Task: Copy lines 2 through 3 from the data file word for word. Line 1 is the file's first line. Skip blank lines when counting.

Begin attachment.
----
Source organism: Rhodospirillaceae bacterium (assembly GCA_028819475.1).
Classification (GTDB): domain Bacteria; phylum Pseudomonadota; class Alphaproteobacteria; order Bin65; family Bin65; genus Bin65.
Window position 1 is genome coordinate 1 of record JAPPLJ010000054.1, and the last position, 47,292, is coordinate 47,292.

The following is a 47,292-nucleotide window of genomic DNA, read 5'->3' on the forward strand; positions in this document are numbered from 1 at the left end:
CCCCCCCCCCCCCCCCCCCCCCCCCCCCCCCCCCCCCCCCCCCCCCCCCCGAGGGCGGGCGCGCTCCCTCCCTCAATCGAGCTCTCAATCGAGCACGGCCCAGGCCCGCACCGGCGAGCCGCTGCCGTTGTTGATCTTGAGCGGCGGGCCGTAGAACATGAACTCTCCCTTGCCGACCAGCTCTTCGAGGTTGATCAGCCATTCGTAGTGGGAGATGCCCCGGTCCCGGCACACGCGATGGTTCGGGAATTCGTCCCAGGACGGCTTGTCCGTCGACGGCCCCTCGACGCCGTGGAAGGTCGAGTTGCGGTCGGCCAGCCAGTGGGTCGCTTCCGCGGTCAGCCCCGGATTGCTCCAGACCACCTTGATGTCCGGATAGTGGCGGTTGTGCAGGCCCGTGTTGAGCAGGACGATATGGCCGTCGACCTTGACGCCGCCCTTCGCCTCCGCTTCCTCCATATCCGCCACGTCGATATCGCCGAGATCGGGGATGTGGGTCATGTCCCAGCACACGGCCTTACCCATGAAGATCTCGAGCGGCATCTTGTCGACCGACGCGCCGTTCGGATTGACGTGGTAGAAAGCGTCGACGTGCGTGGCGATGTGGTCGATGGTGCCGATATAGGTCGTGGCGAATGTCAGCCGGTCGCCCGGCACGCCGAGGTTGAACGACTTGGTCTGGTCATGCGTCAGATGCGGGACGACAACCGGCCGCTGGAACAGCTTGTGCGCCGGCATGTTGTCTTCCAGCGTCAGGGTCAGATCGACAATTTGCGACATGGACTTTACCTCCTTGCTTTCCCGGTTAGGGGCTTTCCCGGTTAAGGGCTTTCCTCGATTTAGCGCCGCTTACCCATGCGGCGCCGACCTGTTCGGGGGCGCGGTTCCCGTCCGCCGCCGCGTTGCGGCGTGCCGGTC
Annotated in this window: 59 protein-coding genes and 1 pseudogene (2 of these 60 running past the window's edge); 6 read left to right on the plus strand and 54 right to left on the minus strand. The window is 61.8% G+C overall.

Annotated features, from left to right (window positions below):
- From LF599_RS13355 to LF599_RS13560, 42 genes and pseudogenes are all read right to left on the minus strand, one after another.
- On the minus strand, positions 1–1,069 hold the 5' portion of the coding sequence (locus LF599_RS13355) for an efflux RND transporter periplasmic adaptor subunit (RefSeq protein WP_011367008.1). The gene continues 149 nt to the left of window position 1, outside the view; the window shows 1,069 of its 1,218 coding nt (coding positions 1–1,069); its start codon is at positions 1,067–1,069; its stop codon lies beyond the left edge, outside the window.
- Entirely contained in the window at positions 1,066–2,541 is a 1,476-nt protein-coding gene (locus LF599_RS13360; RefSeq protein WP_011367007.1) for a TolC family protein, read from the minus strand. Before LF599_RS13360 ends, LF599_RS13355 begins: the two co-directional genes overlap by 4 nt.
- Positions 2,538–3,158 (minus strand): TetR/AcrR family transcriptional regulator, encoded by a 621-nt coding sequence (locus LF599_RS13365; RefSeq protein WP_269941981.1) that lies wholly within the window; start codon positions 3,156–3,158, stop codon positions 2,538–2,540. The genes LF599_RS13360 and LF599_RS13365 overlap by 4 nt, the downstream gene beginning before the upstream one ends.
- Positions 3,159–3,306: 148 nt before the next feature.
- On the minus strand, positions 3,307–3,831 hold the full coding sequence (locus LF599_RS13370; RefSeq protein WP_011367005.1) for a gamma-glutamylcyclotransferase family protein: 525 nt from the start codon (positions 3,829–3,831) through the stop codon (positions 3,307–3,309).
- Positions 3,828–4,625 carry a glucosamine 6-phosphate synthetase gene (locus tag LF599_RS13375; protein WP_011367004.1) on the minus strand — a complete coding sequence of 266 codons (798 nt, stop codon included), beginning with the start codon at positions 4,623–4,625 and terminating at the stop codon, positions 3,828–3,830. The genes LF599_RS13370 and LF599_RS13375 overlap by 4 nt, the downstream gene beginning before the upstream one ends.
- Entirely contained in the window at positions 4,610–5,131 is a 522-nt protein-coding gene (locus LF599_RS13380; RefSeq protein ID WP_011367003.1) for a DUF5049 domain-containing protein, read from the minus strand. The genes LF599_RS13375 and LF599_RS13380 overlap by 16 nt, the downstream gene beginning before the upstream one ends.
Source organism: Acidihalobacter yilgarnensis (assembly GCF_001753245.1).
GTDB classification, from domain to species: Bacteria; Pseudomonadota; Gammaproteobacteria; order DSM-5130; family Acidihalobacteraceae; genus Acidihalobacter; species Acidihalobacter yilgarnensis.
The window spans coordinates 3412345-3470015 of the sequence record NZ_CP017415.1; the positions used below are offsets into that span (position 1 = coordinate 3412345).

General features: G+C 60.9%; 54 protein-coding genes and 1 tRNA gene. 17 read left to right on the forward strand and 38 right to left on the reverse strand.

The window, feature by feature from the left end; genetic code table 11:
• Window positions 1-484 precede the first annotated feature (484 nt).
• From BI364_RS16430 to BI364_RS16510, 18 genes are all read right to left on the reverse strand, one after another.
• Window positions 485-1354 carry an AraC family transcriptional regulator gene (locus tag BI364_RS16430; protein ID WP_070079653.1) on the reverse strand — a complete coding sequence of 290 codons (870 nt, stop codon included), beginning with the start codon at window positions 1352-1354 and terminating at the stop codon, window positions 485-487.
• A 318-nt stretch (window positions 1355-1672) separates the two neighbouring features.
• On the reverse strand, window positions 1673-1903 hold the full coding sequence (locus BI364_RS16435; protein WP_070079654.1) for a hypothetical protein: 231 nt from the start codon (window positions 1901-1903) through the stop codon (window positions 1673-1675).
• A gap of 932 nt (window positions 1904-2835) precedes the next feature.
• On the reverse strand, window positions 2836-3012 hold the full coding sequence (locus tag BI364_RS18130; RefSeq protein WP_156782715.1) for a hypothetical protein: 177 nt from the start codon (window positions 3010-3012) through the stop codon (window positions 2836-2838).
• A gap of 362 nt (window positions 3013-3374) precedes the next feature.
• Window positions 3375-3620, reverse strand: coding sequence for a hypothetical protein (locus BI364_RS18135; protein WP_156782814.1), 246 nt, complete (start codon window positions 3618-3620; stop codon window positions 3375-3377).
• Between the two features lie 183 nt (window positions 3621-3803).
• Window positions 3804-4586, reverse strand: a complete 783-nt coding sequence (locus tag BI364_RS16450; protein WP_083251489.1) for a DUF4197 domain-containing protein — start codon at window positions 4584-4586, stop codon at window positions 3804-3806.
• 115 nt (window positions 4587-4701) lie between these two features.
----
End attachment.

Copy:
Classification (GTDB): domain Bacteria; phylum Pseudomonadota; class Alphaproteobacteria; order Bin65; family Bin65; genus Bin65.
Window position 1 is genome coordinate 1 of record JAPPLJ010000054.1, and the last position, 47,292, is coordinate 47,292.